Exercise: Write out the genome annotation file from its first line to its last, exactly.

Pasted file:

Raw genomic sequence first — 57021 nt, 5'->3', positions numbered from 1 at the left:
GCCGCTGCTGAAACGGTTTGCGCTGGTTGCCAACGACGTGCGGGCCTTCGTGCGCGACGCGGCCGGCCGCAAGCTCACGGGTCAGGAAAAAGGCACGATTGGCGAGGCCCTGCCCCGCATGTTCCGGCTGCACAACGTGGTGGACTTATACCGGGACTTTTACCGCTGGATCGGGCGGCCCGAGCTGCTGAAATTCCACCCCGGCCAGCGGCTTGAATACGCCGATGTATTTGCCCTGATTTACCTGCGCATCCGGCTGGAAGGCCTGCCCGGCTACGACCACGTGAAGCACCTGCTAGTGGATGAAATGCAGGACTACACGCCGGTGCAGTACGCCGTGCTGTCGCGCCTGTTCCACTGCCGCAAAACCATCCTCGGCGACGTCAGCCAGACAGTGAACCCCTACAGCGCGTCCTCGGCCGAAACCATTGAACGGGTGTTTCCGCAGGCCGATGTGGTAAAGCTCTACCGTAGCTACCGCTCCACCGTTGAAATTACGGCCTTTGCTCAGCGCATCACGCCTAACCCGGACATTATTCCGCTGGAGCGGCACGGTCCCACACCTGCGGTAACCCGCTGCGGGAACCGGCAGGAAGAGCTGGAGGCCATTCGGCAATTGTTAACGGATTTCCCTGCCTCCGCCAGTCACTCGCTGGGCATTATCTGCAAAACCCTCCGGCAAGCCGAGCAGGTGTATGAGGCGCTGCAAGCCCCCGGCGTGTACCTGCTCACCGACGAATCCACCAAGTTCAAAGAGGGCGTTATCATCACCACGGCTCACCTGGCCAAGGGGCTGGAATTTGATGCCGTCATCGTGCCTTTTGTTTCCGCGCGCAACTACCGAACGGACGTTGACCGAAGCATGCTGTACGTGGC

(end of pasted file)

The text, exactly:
Raw genomic sequence first — 57021 nt, 5'->3', positions numbered from 1 at the left:
GCCGCTGCTGAAACGGTTTGCGCTGGTTGCCAACGACGTGCGGGCCTTCGTGCGCGACGCGGCCGGCCGCAAGCTCACGGGTCAGGAAAAAGGCACGATTGGCGAGGCCCTGCCCCGCATGTTCCGGCTGCACAACGTGGTGGACTTATACCGGGACTTTTACCGCTGGATCGGGCGGCCCGAGCTGCTGAAATTCCACCCCGGCCAGCGGCTTGAATACGCCGATGTATTTGCCCTGATTTACCTGCGCATCCGGCTGGAAGGCCTGCCCGGCTACGACCACGTGAAGCACCTGCTAGTGGATGAAATGCAGGACTACACGCCGGTGCAGTACGCCGTGCTGTCGCGCCTGTTCCACTGCCGCAAAACCATCCTCGGCGACGTCAGCCAGACAGTGAACCCCTACAGCGCGTCCTCGGCCGAAACCATTGAACGGGTGTTTCCGCAGGCCGATGTGGTAAAGCTCTACCGTAGCTACCGCTCCACCGTTGAAATTACGGCCTTTGCTCAGCGCATCACGCCTAACCCGGACATTATTCCGCTGGAGCGGCACGGTCCCACACCTGCGGTAACCCGCTGCGGGAACCGGCAGGAAGAGCTGGAGGCCATTCGGCAATTGTTAACGGATTTCCCTGCCTCCGCCAGTCACTCGCTGGGCATTATCTGCAAAACCCTCCGGCAAGCCGAGCAGGTGTATGAGGCGCTGCAAGCCCCCGGCGTGTACCTGCTCACCGACGAATCCACCAAGTTCAAAGAGGGCGTTATCATCACCACGGCTCACCTGGCCAAGGGGCTGGAATTTGATGCCGTCATCGTGCCTTTTGTTTCCGCGCGCAACTACCGAACGGACGTTGACCGAAGCATGCTGTACGTGGC